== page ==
Using L1 Visibility for Secure Shipment

supply chain visibility

Today’s complex web of interdependent companies has precipitated an inadvertent expansion of vulnerabilities within supply chains. According to the GAO-18-667T, the reliance on a global supply chain introduces multiple risks to federal information systems. Such risks include adversaries taking control of systems or decreasing the availability of materials needed to develop systems. Supply chain threats are present during the various phases of an information system’s development life cycle and can get introduced by exploiting vulnerabilities that could exist at multiple points in the supply chain. Examples of such vulnerabilities include the acquisition of products or parts from unauthorized distributors; inadequate testing of software updates and patches; and incomplete information on IT suppliers. Exploiting these vulnerabilities could lead to the loss of the confidentiality, integrity, or availability of federal systems and the information they contain.

There are various actors who might target an organization’s supply chain and, with that, comes numerous motives behind an attack; be that an individual looking to gain financially, or a nation-state or state-sponsored actor seeking to sabotage an adversary by conducting espionage.

When attacking the supply chain, it is typically (but not always) the hardware that is tampered with, especially when some hardware components include built-in firmware. Devices can get compromised at any point throughout the supply chain, with the now-rogue device getting delivered to the end user. Ensuring a device’s integrity (i.e., that it is what it says it is) is not a simple task. Implants can be microscopic and can easily go unnoticed to the human eye, avoiding any suspicion as to the device’s true intentions.

Further, as they sit on the Physical Layer of the OSI model, Layer 1 implants do not get detected because security software solutions do not encompass level 1 security. Similarly, spoofed peripherals get authorized as a genuine HIDs thanks to Layer 1 manipulation, and thus do not raise any security alarms.  Moreover, as supply chains are becoming increasingly complex, detecting an attack and its origin is extremely difficult. Hence, in many aspects, the supply chain represents the “holy grail” of hardware-based attacks, providing bad actors with access to even the most secured entities.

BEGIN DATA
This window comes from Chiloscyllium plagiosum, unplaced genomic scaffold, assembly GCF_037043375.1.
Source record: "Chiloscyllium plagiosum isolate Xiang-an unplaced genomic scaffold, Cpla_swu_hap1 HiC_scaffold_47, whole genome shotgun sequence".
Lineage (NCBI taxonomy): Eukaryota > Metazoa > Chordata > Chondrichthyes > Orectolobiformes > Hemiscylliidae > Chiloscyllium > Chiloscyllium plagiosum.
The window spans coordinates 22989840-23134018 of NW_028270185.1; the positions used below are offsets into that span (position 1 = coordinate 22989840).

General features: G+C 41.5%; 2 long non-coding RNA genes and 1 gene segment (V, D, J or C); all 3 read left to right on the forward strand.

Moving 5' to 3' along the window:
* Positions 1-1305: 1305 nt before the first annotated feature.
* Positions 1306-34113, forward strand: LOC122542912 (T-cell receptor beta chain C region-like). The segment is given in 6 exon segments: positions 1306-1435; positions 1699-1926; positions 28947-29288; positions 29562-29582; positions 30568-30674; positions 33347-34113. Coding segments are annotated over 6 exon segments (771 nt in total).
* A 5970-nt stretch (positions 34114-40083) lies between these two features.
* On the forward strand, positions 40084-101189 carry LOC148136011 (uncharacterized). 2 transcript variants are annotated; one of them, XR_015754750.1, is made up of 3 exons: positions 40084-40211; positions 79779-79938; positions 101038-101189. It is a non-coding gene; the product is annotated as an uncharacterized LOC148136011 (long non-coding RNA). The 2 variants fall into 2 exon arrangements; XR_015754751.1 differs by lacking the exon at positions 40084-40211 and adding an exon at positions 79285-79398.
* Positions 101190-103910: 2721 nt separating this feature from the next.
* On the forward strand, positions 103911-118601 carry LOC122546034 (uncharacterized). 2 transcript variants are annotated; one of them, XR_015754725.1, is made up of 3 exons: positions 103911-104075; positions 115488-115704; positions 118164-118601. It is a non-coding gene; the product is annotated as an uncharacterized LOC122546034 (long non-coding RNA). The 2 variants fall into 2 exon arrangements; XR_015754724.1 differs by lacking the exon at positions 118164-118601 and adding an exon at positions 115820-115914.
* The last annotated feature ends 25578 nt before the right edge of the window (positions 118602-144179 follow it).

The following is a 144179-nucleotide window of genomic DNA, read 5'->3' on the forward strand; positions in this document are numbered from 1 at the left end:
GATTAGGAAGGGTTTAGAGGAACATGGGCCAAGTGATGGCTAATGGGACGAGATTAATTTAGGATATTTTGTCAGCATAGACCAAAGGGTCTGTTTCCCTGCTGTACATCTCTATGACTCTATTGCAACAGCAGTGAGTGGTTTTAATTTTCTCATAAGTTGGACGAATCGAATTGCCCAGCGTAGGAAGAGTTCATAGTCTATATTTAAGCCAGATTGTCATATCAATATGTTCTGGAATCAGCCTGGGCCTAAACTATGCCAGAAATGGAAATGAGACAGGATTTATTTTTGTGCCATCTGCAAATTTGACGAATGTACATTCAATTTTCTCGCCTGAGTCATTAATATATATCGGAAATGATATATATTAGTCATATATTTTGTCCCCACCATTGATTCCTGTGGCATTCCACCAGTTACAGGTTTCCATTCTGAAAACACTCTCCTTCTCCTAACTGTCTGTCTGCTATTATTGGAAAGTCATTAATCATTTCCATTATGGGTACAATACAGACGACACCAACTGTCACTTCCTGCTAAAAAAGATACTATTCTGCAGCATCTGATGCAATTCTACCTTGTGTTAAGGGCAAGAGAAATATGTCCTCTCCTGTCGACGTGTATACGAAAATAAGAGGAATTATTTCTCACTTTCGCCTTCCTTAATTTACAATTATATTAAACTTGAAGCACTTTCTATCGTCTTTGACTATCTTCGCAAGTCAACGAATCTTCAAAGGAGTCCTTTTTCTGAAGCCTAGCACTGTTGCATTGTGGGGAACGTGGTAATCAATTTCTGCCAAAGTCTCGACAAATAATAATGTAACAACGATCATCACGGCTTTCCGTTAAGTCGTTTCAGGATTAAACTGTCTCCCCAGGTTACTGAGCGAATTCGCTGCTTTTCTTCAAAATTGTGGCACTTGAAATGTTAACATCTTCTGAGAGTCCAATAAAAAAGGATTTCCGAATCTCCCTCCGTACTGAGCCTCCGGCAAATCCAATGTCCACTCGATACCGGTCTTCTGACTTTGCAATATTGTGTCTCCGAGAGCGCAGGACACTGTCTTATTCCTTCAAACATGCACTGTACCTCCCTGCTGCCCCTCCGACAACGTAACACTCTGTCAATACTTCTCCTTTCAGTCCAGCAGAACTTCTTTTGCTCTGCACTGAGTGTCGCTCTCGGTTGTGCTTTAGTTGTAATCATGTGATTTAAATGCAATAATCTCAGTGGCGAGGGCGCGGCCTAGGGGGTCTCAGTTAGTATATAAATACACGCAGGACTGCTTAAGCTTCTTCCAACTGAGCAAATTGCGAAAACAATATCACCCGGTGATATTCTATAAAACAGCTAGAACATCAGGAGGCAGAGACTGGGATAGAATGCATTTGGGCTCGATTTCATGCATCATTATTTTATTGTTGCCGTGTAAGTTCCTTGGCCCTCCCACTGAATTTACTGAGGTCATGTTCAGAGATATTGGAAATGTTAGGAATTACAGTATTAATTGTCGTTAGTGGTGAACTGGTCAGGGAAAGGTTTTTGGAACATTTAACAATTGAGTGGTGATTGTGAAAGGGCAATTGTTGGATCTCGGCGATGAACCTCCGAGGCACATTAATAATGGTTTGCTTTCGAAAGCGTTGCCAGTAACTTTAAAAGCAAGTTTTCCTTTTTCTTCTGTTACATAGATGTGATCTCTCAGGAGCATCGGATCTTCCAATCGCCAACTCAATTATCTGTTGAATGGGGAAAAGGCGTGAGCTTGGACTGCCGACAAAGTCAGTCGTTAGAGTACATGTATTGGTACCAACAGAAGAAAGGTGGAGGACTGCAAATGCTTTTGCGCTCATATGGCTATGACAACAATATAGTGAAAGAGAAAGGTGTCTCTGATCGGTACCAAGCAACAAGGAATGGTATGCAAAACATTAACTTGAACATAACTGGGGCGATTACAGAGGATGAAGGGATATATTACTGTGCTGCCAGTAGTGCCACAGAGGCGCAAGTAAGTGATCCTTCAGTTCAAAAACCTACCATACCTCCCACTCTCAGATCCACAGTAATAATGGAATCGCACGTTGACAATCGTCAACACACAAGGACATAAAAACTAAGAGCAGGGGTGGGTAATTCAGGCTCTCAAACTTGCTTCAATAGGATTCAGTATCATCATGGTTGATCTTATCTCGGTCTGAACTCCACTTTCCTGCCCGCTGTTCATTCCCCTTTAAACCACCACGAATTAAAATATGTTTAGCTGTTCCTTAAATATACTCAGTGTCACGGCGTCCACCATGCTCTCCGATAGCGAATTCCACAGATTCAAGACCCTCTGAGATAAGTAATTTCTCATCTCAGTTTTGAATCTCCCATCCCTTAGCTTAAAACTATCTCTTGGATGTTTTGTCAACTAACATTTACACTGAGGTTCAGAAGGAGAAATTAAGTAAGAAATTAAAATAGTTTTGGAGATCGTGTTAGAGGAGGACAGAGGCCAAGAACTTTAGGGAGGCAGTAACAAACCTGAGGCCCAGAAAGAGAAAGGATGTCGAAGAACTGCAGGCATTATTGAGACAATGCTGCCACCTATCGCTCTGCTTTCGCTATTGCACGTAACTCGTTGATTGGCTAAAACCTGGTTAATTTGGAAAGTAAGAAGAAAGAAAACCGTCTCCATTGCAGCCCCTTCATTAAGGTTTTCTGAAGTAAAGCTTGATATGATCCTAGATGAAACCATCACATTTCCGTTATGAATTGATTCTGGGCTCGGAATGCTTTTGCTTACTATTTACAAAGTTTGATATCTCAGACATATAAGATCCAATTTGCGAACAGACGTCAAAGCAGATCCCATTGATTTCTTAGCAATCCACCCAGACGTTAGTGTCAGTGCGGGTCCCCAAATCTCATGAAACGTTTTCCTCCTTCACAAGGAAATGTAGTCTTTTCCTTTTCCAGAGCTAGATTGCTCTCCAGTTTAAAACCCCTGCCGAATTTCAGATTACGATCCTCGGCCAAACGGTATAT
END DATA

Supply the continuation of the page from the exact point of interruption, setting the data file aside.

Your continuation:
One possible way of tampering with the supply chain is through the transportation logistics – if the adversary is aware of the expected transportation route, they may find multiple entry points, whether air or sea freight, and, given enough motivation, a quick “unboxing” and “re-boxing” is not an issue.

What is physical layer?

Traditional visibility tools use Layer 2 (MAC) and Layer 3 (TCP/IP) network data to discover and identify their devices. This is problematic as at Layers 2 and above, devices without a digital existence, such as passive taps, unmanaged switches, MiTM attack tools or ‘spoofed’ devices go undetected. Hence, rather than relying on traffic monitoring, Physical Layer (analog) information detects and identifies devices for what they truly are by monitoring various data signals, such as voltage, current, noise level, signal timing, and more. This approach provides continuous real-time visibility of all network and peripheral devices within the environment.

How can we make our adversaries’ life harder?

Let’s consider site A wishes to send site B a hardware asset (switch, laptop, or even a simple keyboard). Other than the obvious anti-tampering solutions (stickers etc.) that may get bypassed, let’s embrace a new approach – using physical layer fingerprint stamping. While the device is in site A, it is connected to a HAC-1 solution, which probes and lists its physical layer fingerprint vector and Bill-Of-Material (BOM). After the asset reaches its final destination, site B, it is reconnected again to HAC-1 to verify that its physical layer fingerprint (and BOM) hasn’t been changed, which may indicate someone has been tampering with the asset.

Securing the supply chain has always been and will continue to be a never ending battle; it is up to us to make our adversaries’ life as difficult as possible, making them turn away and seek an alternative target.

July 5th, 2022